During his first official visit to China this week, French President Emmanuel Macron sought to strengthen ties with Beijing as he aims to develop a strategic partnership with China based on an alternative vision to that offered by the United States. As part of the visit, the two sides released a Joint Declaration between the People’s Republic of China and the French Republic, available via Xinhua. Javier C. Hernández at The New York Times reports:
Mr. Macron and President Xi Jinping, during meetings this week, articulated a vision sharply at odds with Mr. Trump’s worldview. They spoke of a need for free trade and rallied against protectionism. They embraced multilateralism and praised institutions like the United Nations.
[…] Ding Chun, the director of the Centre for European Studies at Fudan University in Shanghai, said a stronger alliance between France and China was natural given that the two leaders had similar views.
“Both President Xi and President Macron think differently from Trump’s ‘make America great again’ philosophy,” Mr. Ding said. “They both believe in opening up and multilateralism.”
Analysts said Mr. Macron was positioning himself as a reliable ally of China at a time when much of the West is in disarray. The United States, under Mr. Trump, is withdrawing from the world stage, and Britain and Germany are grappling with domestic political struggles.
“Macron in a way is trying to represent the West to China,” said Jean-Philippe Béja, an emeritus senior research fellow at Sciences Po in Paris. “There’s an attempt at lifting China as a partner on the world scene.” [Source]
To woo China’s leaders, Macron learned to say “make the planet great again” in Mandarin and gifted an elite horse from the French presidential cavalry. Macron’s “horse diplomacy” has drawn attention on Chinese social media as netizens offered various interpretations of the meaning behind the gesture. Despite Macron’s charm offensive, the French president’s influence was limited when it came to getting better market access to China’s booming market. Boosting bilateral trade and securing lucrative commercial contracts were at the top of Macron’s agenda together with geo-strategic issues. From Michel Rose at Reuters:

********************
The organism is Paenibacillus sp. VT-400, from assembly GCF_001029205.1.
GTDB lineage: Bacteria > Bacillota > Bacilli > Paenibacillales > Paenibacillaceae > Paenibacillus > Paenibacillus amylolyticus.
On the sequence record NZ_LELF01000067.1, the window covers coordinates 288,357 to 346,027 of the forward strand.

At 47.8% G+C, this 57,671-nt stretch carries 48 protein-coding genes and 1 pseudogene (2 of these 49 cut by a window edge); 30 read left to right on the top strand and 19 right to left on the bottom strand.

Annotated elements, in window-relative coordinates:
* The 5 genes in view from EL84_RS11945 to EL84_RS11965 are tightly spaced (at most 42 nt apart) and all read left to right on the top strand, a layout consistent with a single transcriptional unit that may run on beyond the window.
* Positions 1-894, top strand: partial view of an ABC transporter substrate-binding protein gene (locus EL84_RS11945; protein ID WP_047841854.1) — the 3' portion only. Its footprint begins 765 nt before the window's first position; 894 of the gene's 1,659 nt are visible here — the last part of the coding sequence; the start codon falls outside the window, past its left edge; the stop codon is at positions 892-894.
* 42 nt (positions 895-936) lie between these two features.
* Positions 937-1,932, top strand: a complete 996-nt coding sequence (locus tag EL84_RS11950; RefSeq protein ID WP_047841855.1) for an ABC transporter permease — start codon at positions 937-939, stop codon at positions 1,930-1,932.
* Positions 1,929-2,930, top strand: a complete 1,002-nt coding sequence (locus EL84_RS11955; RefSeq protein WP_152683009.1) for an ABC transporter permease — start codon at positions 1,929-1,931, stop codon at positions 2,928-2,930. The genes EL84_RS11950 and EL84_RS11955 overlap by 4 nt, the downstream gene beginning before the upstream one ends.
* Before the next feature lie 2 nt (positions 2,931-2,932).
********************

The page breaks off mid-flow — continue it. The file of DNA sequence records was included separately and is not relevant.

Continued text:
There were no eye-catching trade deals, and China appeared only mildly interested in French industrial might.
Macron toured a Beijing aerospace facility where China and France are co-developing an observation satellite that will help measure climate change.
[…] But no sooner had Macron passed through a decontamination airlock and stepped into a giant hall, he was reminded of China’s exploration ambitions, receiving an extensive overview of Beijing’s plans to explore the Moon and Mars.
“Is there any embedded technology from (French engineering firm) Thales in there?” Macron asked his hosts as he peered over an intricate diagram.
A blunt answer came back: No. This was 100 percent Chinese technology. [Source]
At France 24, Romain Brunet spoke with SciencesPo’s Jean-Louis Rocca about Macron’s pursuit of business interests in China and Beijing’s take on France’s pivot to closer bilateral relations:
FRANCE 24: Have there been great expectations in the lead up to Macron’s visit to China?
Jean-Louis Rocca: Not really, because for China, the countries that matter are the US, Russia, Japan and, in the current context, North Korea. France is seen as a historical partner, but today, it is far more associated with lifestyle – perfumes, fashion, romance… It is not perceived as a particularly important political partner. Even in Europe, Germany is taken more seriously.